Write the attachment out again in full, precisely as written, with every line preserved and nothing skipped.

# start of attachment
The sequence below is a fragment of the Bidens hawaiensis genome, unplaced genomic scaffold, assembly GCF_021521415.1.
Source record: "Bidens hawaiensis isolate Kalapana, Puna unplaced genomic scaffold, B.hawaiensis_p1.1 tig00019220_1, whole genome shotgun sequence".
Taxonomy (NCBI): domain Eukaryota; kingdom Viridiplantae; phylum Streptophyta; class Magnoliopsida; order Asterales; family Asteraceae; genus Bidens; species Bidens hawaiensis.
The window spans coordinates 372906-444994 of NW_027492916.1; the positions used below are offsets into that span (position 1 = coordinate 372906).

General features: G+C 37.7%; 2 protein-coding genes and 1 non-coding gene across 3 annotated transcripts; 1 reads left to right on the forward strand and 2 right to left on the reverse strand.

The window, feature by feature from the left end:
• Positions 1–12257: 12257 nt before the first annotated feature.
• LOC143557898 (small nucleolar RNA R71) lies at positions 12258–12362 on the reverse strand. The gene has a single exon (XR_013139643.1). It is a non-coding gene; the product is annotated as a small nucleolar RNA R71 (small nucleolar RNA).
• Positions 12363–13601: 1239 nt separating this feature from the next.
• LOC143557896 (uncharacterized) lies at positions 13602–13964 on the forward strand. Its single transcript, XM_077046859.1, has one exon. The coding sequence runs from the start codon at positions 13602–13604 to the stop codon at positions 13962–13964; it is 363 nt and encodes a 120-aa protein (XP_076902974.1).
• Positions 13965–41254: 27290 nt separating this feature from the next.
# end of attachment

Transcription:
The sequence below is a fragment of the Bidens hawaiensis genome, unplaced genomic scaffold, assembly GCF_021521415.1.
Source record: "Bidens hawaiensis isolate Kalapana, Puna unplaced genomic scaffold, B.hawaiensis_p1.1 tig00019220_1, whole genome shotgun sequence".
Taxonomy (NCBI): domain Eukaryota; kingdom Viridiplantae; phylum Streptophyta; class Magnoliopsida; order Asterales; family Asteraceae; genus Bidens; species Bidens hawaiensis.
The window spans coordinates 372906-444994 of NW_027492916.1; the positions used below are offsets into that span (position 1 = coordinate 372906).

General features: G+C 37.7%; 2 protein-coding genes and 1 non-coding gene across 3 annotated transcripts; 1 reads left to right on the forward strand and 2 right to left on the reverse strand.

The window, feature by feature from the left end:
• Positions 1–12257: 12257 nt before the first annotated feature.
• LOC143557898 (small nucleolar RNA R71) lies at positions 12258–12362 on the reverse strand. The gene has a single exon (XR_013139643.1). It is a non-coding gene; the product is annotated as a small nucleolar RNA R71 (small nucleolar RNA).
• Positions 12363–13601: 1239 nt separating this feature from the next.
• LOC143557896 (uncharacterized) lies at positions 13602–13964 on the forward strand. Its single transcript, XM_077046859.1, has one exon. The coding sequence runs from the start codon at positions 13602–13604 to the stop codon at positions 13962–13964; it is 363 nt and encodes a 120-aa protein (XP_076902974.1).
• Positions 13965–41254: 27290 nt separating this feature from the next.